The Western governments who are destroying Yugoslavia are spending twenty times more on missiles and bombs than on the humanitarian aid. Quite simply, they're using the suffering of the Kosovar refugees to justify the bombings. More than 500,000 refugees are herded together like animals. Illness is widespread and an estimated third of humanitarian aid goes directly into the hands of local mafias who resell the materials on the black market. NATO's cynicism knows no bounds. For example, the Spanish government has announced $50,000,000 to be spent on "Humanitarian Aid". In reality, more than 85 % of this is to be spent to fund the cost of having Spanish troops in Albania. Of course, Aznar doesn't have any problem being photographed with the 200 refugees who've been allowed into Spain (what a pitiful example of "humanitarianism" - only 200 out of 100s of thousands!).
8. How is it possible to defend the rights of the people of Kosovo?
The people of Kosovo have suffered for years the denial of their national rights. In 1989, Milosevic withdrew its autonomous status. Since then repressive policies have steadily increased. Faced with this, the only way forward lies with the mobilizations of the Kosovar masses making a call to the Serb workers for a united struggle against Milosevic and in defense of the interests of working people and the national rights of the Kosovars. The politics of the KLA (Kosovar Liberation Army) have been disastrous. A combination of nationalist politics and bombings of businesses and police stations have only served to justify Milosevic's repression. The KLA today is a puppet of imperialism. National freedom for Kosovo will never be achieved by NATO's bombings of Yugoslav workers. The most it could achieve would be a kind of protectorate under American control, which would only fuel hatred between Serbs and Kosovars and be a source of permanent instability.
9. What can workers and youth do to stop the war?
In reality, it's perfectly possible for us to stop the war. A mass movement would force the government to call a halt to the bombings. In 1991, during the Gulf War, Spanish School Students Union launched mobilizations that saw hundreds of thousands of students in the streets and CCOO and UGT (the main Trade Union Federations in Spain) called a two hour General Strike against the war. In fact, the government had plans to send Spanish troops which they never carried out due to this mass pressure. In Italy and Greece there have been massive mobilizations against the war in Yugoslavia which have left their governments hanging by a thread. The Greek Transport Union has declared that if NATO decided to use ground forces it will go on strike to block troop movements. The Trade Unions and youth should organize a wide campaign leading to mass mobilizations against NATO's war in Yugoslavia.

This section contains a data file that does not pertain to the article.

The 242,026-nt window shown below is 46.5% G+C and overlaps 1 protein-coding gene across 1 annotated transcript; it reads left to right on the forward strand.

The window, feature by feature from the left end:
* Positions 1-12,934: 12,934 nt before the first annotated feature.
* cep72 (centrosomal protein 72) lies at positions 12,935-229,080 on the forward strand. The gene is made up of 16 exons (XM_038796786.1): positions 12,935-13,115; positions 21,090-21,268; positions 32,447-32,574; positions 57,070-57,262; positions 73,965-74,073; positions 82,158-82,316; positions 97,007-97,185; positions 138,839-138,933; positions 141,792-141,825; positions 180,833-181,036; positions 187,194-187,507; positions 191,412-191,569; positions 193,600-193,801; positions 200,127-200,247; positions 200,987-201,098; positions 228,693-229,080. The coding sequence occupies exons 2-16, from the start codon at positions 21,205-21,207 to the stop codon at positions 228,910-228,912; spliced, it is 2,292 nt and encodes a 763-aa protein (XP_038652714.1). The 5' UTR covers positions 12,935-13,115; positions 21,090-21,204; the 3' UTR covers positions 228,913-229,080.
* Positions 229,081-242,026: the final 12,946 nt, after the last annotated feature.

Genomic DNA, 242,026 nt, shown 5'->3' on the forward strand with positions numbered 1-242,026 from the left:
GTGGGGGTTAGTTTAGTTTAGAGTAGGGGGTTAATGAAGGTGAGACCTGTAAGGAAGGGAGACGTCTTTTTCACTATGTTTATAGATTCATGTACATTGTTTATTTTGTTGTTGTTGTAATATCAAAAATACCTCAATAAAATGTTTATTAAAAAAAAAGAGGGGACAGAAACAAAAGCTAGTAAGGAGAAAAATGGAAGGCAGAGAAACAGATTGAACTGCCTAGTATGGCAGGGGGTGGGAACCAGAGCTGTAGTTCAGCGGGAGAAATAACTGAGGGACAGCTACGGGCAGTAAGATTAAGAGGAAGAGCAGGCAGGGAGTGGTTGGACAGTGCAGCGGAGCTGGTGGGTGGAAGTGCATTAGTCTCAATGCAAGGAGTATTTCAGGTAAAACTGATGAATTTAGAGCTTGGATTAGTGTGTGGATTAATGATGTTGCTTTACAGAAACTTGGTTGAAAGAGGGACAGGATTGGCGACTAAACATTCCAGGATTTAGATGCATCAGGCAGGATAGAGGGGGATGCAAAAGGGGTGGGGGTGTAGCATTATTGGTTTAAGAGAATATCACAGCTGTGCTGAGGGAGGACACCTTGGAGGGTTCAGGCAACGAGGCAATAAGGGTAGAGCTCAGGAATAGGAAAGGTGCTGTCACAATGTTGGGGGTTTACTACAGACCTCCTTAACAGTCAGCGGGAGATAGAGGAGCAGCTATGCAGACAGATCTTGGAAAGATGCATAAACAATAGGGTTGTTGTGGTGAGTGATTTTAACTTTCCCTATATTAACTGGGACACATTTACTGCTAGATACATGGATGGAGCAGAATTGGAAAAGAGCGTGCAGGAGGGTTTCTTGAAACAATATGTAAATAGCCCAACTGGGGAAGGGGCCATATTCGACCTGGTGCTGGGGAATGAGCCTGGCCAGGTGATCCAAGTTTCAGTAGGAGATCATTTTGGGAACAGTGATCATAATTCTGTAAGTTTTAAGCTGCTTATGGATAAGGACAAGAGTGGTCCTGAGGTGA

10. Are the peoples of Yugoslavia condemned to permanent confrontation?
No. They lived together in peace for decades. Nationalism has revived as a consequence of the economic crisis that began in the 1980s. The Yugoslav beaurocracy opened up to the market during the 1980s and lead the economy to collapse. The workers of all the republics that made up Yugoslavia (Croatia, Serbia, Bosnia, Slovenia, Montenegro and Macedonia) came out to fight together in order to defend their quality of life. To break up this mass movement, the Stalinist bureaucrats in each of the different republics played the card of nationalism; the Slovene bureaucrats blamed the Serbs, the Serb bureaucrats blamed the Croats, etc. The lack of a revolutionary alternative that could unite the whole working class in defense of a democratically planned economy under workers' control allowed the bureaucrats to play off the workers against each other, maintaining themselves in power and opening the way for capitalism. This criminal process was backed, planned and financed by the western capitalists. Germany especially, encouraged the independence of Slovenia and Croatia. Today, these economies are totally dependent on the German capitalists. Afterwards, the war spread to Bosnia where Croats (backed by Germany) and Serbs (backed by Russia) fought to extend influence, and business as they tried to put themselves in the best possible position for the return to capitalism. The US backed the Muslims in order to get its troops in there. Today, the Bosnian government in its turn is totally dependent on America. As we can see, behind each nationalism hide the interests of the bureaucrats of the different republics and of different capitalist powers. In all of this, workers and youth are the big losers.
11. Is there a diplomatic solution?
No. Although anything that brings the war to a standstill would be important, there's no way it would provide a lasting solution. It would be a "lesser evil" that would end up falling apart and becoming an even worse evil. Recent experience is very significant. The Dayton accords, which brought an end to the war in Bosnia in 1995, in fact gave approval and legitimacy to three years of ethnic cleansing and separated the population according to their nationality. More than a million of those displaced during the war are still not able to return to their homes. This fragile "peace" could blow up at any moment.
12. Is there a solution to the national confrontations?
Yes. During the 1940s when Yugoslavia was occupied by the Nazis, Croatia's fascist government organized ethnic cleansing and wiped out half a million Serbs. Despite this, the united struggle of working people in the Partisan militias, lead by the YCP (Yugoslav Communist Party), threw first the Italians, then the Germans out of Yugoslavia. Not only that - the Partisans made internationalist appeals in German and Italian, and by the end of the war thousands of Germans and Italians had deserted and were fighting with the Partisans ! Today the situation is once again in the hands of the workers - those who gain nothing from national confrontation. The alternative is once again a united fight against imperialism and the reactionary nationalism of Milosevic and Tudjman. Any solution based on the creation of new capitalist states is bound to fail. The idea of an "independent" Kosovo is an illusion. It wouldn't be much more than an American protectorate and a source of permanent instability. The only way forward that can guarantee a future of peace and stability lies with the struggle for transformation of Balkan society, throwing the capitalists and their lackeys out on their ear. A democratically planned economy and a society lead by the working class would both do away with national hatred and free up the tremendous human and material resources that exist. The alternative is clear: as long as the social inequalities caused by capitalism continue to exist, there will always be capitalists and bureaucrats willing to exacerbate national conflict in order to stay in power.
The only realistic solution lies in the creation of a Balkan Socialist Federation!